Temples, Lanna Cuisine and Plenty of Smiles in Chiang Mai, Thailand
“You can call me Chanchai. You know Jackie Chan? Chan. Chanchai. Same.”
We all laugh. I knew my day was off to a great start.
“Or…you can call me the jungle man. I live in the jungle. With elephants,” Chanchai tells.
He has four elephants and one baby elephant in his Elephant Pride Sanctuary in Chiang Mai tucked away in the lush jungle. But today, he’s my local expert from TakeMeTour, a travel organization that believes in the power of community-based, culturally-immersive travel experiences.
Visiting temples in Chiang Mai and Lamphun
We walked to Wat Chiang Man. The Northern city’s first temple. It has a history of over 700 years and reflects fascinating stories of the ancient Lanna Kingdom. Nan, quite eagerly, runs over to film us. Nan is the uber talented photographer from TakeMeTour. I had always admired photographers. Isn’t it one of the hardest jobs ever?
Today, we get to visit four temples, including the first temple in Lamphun. Wat Phra That Hariphunchai is Lamphun’s oldest temple. With a history over 1000 years, it glistens with pride and tells me a plethora of little stories. Chanchai explains to me tiny details. Things like stories threaded behind the murals that cover temple walls.
In Wat Phra That Hariphunchai, there’s a chedi (Phra Maha That Chedi) covered in copper and enshrines a relic of Lord Buddha. While Lamphun was home to the Mon Haripunchai Kingdom from the 9th century, Phra Maha That Chedi was built in the 15th century. It was after Lamphun became part of the Lanna Kingdom. The chedi now encases another ancient Mon-style chedi.
Before our visit to see the glorious past of the Haripunchai Kingdom, we went to two more temples in Chiang Mai. Wat Phra Singh was bustling with visitors and devotees. The Lai Kam assembly hall inside the compound resembles Lanna architecture. Its walls still house murals from the bygone era, reflecting the ancient way of life.
The other temple, Wat Chedi Luang, has a giant pagoda, but it’s partially destroyed by an earthquake some hundreds of years ago. Its remainings are however quite iconic. Elephant statues adorn the chedis and wats in Thailand. Chanchai tells me that when elephant ears are raised, it signifies aggression and ensures protection. Since he’s with his elephants all day, he knows A-Z about these amazing creatures.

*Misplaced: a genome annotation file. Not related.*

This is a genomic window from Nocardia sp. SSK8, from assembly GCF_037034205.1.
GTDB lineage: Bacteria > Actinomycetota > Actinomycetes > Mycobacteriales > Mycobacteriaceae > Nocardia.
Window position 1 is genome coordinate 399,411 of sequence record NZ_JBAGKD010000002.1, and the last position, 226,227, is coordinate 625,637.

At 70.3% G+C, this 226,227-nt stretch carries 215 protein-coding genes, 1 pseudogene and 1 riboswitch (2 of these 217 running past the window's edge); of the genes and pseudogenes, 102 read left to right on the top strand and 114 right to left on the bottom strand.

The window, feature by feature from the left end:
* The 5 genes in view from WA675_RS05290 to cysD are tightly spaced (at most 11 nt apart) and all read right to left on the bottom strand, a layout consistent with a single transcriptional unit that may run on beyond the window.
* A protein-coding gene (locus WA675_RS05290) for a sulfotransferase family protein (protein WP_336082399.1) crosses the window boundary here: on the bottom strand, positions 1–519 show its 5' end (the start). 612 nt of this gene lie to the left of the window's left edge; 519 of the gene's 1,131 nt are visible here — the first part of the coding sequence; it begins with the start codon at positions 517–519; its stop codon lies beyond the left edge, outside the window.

In Lanna architecture, if you observe carefully, you will notice that the wat rooftops aren’t completely balanced. “It’s because according to Buddhist philosophy, nothing or no one in the world is perfect,” Chanchai tells me. These are the tiny but valuable things I learn on tours. While we can research and explore by ourselves, joining a tour organized by a local expert teaches you many interesting details. As someone who’s born to Buddhist parents and studied Buddhism in school, I am versed with Buddhist philosophical teachings. But I did not know Buddha’s preaching about imperfection resembles in Thailand’s wat architecture.
Lanna food for lunch
My favorite part of the tour, or one of the two most favorite parts, was our Lanna style lunch. My LocalTable meal in Chiang Mai remains as one of my most cherished experiences during the 10-day trip to Thailand. Northern Thai cuisine is a world of its own. It’s far different from Thai food you’d find in Bangkok. It’s diverse, rich and bursts with flavors. The locals love pork, fresh vegetables and Lanna cuisine contains a little more oil. It’s often deep-fried. Khao Neow, sticky rice plays a major part in the up north and it’s often eaten with hands.
We had a feast and if I were to name the dish I loved the most, it has to be Larb Moo Kua. Larb here is minced pork: a mix of lean pork, offal and lard combined with a flavored sauce of pork blood and finely crushed spices. I also loved Sai Ua. It’s the northern Thai sausage. It comes with a punchy kick and is rich in spices and herbs. The northerners use lemongrass, ginger, red chili, turmeric, garlic, and fish sauce to enhance the flavor.
We also had Ruam Mit for dessert. It was a buffet style dessert at the restaurant. Ruam Mit is a mixture of many Thai dessert options in one serving. You basically serve Thap Thim Krop (water chestnuts coated in red coloring), tapioca pearls, sweet corn and other things you like into your little dessert bowl and cover them in Nam Ka Thik (sweet coconut milk) and ice. In Thai, Ruam is for “get together” and Mit is for “friends.” Now, isn’t that a really cute, fun way to name your desserts?
Never say goodbye!
In the end, we went to a cotton weaving center. The ladies at the center showed me how they make cotton clothes using old-style weaving machines. Everything is done by hand and it’s a field that requires a wealth of creative skills.
“Sri Lanka…Ohhh!,” I sat down for a little chat with two lovely women. We didn’t speak each other’s language. But sometimes, and by sometimes I meant most of the times, a simple smile goes a long way. A simple smile is all that it needs to connect with a stranger. I giggled though. Loudly. A happy, cheerful giggle.
After a dozen smiles and head nods, I told them “khob khun kha” (thank you).
“How to say goodbye in Thai?” I asked Nan and Chanchai.
“In Thai, we don’t say goodbye. Instead, we tell laew phop kan mai ka which means see you again,” Nan tells me.
“laew phop kan mai ka,” I left the cotton weaving factory that evening. Five days later, when a myriad of Bangkok city lights twinkled beneath the glassy window of my flight back home, I whispered the same.
Laew Phop Kan Mai Ka.
See you again, Thailand.
I was part of the LocalTable Campaign organized by the Tourism Authority of Thailand, TakeMeTour Thailand, Thai AirAsia and dtac, but all opinions are my own and entirely true. All pictures here, except for the food pictures, are captured by Nan of TakeMeTour. You can find her work here.